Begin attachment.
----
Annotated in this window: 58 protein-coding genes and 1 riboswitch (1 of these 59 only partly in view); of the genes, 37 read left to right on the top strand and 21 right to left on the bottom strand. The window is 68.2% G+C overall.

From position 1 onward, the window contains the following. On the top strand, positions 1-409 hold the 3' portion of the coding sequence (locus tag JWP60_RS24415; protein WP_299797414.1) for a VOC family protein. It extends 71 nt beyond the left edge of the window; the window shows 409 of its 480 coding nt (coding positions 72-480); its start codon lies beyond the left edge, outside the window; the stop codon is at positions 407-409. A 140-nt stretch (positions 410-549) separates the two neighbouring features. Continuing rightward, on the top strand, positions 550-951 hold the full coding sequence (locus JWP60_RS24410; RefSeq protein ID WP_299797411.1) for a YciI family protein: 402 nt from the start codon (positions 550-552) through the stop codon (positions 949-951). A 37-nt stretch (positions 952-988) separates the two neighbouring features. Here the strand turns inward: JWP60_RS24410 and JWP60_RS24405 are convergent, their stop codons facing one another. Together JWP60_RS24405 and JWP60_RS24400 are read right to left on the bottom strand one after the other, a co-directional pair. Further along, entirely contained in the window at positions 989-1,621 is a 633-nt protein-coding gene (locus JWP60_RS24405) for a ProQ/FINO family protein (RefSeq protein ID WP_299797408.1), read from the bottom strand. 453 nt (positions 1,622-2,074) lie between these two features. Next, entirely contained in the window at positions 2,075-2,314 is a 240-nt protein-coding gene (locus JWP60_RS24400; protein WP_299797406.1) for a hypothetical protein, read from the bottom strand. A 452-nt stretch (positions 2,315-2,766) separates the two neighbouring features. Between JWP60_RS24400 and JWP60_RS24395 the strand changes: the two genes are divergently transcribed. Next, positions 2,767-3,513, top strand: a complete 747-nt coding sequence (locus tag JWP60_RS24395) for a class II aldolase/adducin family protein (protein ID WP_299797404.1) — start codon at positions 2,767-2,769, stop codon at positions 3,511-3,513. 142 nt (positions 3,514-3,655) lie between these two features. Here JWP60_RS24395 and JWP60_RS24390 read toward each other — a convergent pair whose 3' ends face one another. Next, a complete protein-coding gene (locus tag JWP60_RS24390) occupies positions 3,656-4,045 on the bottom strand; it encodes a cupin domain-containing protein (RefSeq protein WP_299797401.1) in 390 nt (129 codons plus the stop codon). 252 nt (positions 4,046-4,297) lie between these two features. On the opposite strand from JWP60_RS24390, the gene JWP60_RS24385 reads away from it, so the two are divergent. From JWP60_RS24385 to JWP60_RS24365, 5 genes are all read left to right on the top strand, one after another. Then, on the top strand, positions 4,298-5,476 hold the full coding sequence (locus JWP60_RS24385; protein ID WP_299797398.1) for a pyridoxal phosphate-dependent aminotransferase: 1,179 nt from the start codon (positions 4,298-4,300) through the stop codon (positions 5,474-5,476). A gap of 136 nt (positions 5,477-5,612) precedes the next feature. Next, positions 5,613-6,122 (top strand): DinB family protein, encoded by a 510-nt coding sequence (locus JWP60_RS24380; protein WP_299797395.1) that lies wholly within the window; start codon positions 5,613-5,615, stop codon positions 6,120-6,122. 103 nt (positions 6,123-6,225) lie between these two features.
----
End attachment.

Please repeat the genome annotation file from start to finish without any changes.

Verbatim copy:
Annotated in this window: 58 protein-coding genes and 1 riboswitch (1 of these 59 only partly in view); of the genes, 37 read left to right on the top strand and 21 right to left on the bottom strand. The window is 68.2% G+C overall.

From position 1 onward, the window contains the following. On the top strand, positions 1-409 hold the 3' portion of the coding sequence (locus tag JWP60_RS24415; protein WP_299797414.1) for a VOC family protein. It extends 71 nt beyond the left edge of the window; the window shows 409 of its 480 coding nt (coding positions 72-480); its start codon lies beyond the left edge, outside the window; the stop codon is at positions 407-409. A 140-nt stretch (positions 410-549) separates the two neighbouring features. Continuing rightward, on the top strand, positions 550-951 hold the full coding sequence (locus JWP60_RS24410; RefSeq protein ID WP_299797411.1) for a YciI family protein: 402 nt from the start codon (positions 550-552) through the stop codon (positions 949-951). A 37-nt stretch (positions 952-988) separates the two neighbouring features. Here the strand turns inward: JWP60_RS24410 and JWP60_RS24405 are convergent, their stop codons facing one another. Together JWP60_RS24405 and JWP60_RS24400 are read right to left on the bottom strand one after the other, a co-directional pair. Further along, entirely contained in the window at positions 989-1,621 is a 633-nt protein-coding gene (locus JWP60_RS24405) for a ProQ/FINO family protein (RefSeq protein ID WP_299797408.1), read from the bottom strand. 453 nt (positions 1,622-2,074) lie between these two features. Next, entirely contained in the window at positions 2,075-2,314 is a 240-nt protein-coding gene (locus JWP60_RS24400; protein WP_299797406.1) for a hypothetical protein, read from the bottom strand. A 452-nt stretch (positions 2,315-2,766) separates the two neighbouring features. Between JWP60_RS24400 and JWP60_RS24395 the strand changes: the two genes are divergently transcribed. Next, positions 2,767-3,513, top strand: a complete 747-nt coding sequence (locus tag JWP60_RS24395) for a class II aldolase/adducin family protein (protein ID WP_299797404.1) — start codon at positions 2,767-2,769, stop codon at positions 3,511-3,513. 142 nt (positions 3,514-3,655) lie between these two features. Here JWP60_RS24395 and JWP60_RS24390 read toward each other — a convergent pair whose 3' ends face one another. Next, a complete protein-coding gene (locus tag JWP60_RS24390) occupies positions 3,656-4,045 on the bottom strand; it encodes a cupin domain-containing protein (RefSeq protein WP_299797401.1) in 390 nt (129 codons plus the stop codon). 252 nt (positions 4,046-4,297) lie between these two features. On the opposite strand from JWP60_RS24390, the gene JWP60_RS24385 reads away from it, so the two are divergent. From JWP60_RS24385 to JWP60_RS24365, 5 genes are all read left to right on the top strand, one after another. Then, on the top strand, positions 4,298-5,476 hold the full coding sequence (locus JWP60_RS24385; protein ID WP_299797398.1) for a pyridoxal phosphate-dependent aminotransferase: 1,179 nt from the start codon (positions 4,298-4,300) through the stop codon (positions 5,474-5,476). A gap of 136 nt (positions 5,477-5,612) precedes the next feature. Next, positions 5,613-6,122 (top strand): DinB family protein, encoded by a 510-nt coding sequence (locus JWP60_RS24380; protein WP_299797395.1) that lies wholly within the window; start codon positions 5,613-5,615, stop codon positions 6,120-6,122. 103 nt (positions 6,123-6,225) lie between these two features.